Fitness trackers guide part 2: our top tips for fitness tracker success

So, you’ve unwrapped your new fitness tracker – but before you start racking up those steps/miles, check out our guide below on how to use it. It might be worth a quick glance at part 1 of our guide here, too.

To follow up our Newcastle Sports Injury blog about fitness trackers here, we have compiled a list of the top nine things to bear in mind when using a fitness tracker which will make sure you get the most from your newest gadget.


If you follow these, your fitness tracker will provide a great aid to sustainable fitness, without risking injury:

  • Concentrate on your own goals

A little competition is motivational and healthy, but don’t let it dominate your thoughts. Work to your own targets and don’t worry about what other people are doing.

  • Don’t boom and bust

Trackers could encourage a ‘boom and bust’ approach to exercise. Don’t be the person that chases very high volumes of exercise in January and this fades out by Easter. Sport, fitness and exercise should be a lifestyle change that can be easily maintained.

  • Be sensible about your targets

Keep it realistic! If you have targets to hit, keep them achievable. It is more rewarding to hit sensible targets frequently, than to struggle to hit unachievable ones. You can always increase difficulty levels gradually as you go along, if you need to.

  • Quality is key

Quality is key: avoid chasing specific targets without an underlying attention to sound movement mechanics. For example, the fitness tracker cannot advise you on whether your rowing technique involves good form, nor if your running gait is causing problems elsewhere.

fitness tracker

  • Know when to stop or slow down

Listen to your body. While it is essential to push yourself to make improvements, don’t go too far beyond your comfort zone, especially if you are new to exercise. Do not forget the importance of rest, which helps to rebuild those tiny tears in muscles caused by strength training and helps to ensure you are appropriately prepared for the next good-quality session.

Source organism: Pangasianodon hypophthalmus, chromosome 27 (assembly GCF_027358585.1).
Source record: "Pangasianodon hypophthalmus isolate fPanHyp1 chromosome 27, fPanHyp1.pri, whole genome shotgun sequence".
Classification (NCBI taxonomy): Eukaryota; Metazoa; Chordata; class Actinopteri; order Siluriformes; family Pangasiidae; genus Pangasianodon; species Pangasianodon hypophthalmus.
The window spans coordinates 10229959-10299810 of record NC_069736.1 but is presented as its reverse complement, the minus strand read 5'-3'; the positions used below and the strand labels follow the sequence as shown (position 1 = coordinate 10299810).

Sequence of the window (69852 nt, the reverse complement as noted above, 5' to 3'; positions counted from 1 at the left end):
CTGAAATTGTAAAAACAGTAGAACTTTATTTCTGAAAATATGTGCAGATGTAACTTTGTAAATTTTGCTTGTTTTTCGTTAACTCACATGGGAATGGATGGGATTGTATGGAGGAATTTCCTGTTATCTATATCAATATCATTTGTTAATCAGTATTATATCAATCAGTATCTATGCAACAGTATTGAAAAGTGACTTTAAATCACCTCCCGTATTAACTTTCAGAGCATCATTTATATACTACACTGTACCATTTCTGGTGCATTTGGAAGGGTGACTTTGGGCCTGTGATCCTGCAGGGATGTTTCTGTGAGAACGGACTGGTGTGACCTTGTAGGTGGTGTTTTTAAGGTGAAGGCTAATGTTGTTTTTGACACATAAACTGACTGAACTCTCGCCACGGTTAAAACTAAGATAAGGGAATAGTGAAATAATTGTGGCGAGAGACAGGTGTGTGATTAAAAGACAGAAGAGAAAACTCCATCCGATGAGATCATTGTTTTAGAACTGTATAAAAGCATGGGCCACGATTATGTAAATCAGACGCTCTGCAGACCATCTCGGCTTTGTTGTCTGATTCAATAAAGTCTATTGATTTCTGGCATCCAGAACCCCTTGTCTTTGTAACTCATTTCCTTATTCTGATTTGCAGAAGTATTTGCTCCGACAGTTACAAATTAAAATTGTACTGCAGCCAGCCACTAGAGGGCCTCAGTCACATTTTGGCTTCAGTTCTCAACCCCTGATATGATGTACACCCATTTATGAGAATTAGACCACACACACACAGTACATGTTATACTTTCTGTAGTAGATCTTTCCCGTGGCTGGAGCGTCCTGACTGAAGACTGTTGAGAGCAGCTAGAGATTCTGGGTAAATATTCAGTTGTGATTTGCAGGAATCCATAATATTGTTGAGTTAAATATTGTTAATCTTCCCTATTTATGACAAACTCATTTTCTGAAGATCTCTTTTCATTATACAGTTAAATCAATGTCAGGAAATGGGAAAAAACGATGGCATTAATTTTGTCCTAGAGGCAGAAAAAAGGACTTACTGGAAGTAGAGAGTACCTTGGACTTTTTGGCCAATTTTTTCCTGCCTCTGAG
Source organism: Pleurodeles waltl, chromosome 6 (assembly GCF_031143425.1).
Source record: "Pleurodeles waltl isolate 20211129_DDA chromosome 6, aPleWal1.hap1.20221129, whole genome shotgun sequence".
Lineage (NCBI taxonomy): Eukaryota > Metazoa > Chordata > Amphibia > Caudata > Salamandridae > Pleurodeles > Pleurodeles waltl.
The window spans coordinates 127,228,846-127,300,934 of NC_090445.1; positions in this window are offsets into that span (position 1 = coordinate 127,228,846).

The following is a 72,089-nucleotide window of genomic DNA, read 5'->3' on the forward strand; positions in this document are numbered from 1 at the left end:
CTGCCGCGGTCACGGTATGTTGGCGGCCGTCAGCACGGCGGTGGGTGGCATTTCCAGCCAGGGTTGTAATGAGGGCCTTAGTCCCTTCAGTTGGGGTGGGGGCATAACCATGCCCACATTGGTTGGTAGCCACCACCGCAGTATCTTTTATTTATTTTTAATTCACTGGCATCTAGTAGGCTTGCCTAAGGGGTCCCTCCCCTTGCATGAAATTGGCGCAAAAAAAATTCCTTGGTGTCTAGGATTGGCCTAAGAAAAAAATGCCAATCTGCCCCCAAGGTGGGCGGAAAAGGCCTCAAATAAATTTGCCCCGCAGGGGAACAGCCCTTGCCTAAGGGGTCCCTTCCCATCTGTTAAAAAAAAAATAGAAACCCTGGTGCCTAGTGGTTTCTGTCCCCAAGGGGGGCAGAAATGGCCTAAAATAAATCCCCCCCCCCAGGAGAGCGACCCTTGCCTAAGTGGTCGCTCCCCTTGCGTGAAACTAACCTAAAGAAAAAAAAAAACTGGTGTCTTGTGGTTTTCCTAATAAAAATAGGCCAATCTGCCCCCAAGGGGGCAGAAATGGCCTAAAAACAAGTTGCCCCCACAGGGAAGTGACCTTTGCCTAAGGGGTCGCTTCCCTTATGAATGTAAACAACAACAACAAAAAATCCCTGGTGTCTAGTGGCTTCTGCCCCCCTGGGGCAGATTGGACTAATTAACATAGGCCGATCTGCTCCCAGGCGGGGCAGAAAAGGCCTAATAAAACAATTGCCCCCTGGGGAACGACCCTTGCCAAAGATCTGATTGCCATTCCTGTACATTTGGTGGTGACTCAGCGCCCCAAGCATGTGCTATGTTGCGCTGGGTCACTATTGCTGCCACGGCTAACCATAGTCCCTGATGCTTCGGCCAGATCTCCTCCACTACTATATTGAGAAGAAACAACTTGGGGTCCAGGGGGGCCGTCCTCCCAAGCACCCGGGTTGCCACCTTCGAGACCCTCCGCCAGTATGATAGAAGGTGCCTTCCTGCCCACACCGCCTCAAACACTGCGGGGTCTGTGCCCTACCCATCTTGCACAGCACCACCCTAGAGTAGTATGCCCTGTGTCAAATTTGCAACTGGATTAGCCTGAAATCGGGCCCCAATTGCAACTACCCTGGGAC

• Stay hydrated, and warm up and warm down properly

These may seem like common sense, but don’t ignore the essentials of exercise sessions in your eagerness to clock up extra miles.

  • Don’t dive in without being prepared

Avoid throwing yourself into exercise programmes without an overview of your current physical condition. Our physios carry out musculoskeletal screening. Physio is not just about treating injuries. A large part of what we do is assessing a patient’s physical condition. This can help to ensure that your risk of getting injured is minimised.

  • Don’t ignore your core

Fitness trackers cannot monitor your core: trackers rely on movement, whereas core exercises, such as the plank, rely on stability and minimal movement. They therefore cannot assess or monitor your core control. Whatever your targets, an attention to this area is vital both for performance, fitness and injury prevention. That’s when yoga and Pilates can be invaluable.

  • Injured? Niggle? Seek professional help!

This is most important of all. If you have an injury, seek help as quickly as possible. Continuing to do exercise whilst injured can frequently cause the body to compensate in other ways, leading to bigger problems further down the line. A good physiotherapist will help keep you moving. Contact us here for advice if needed.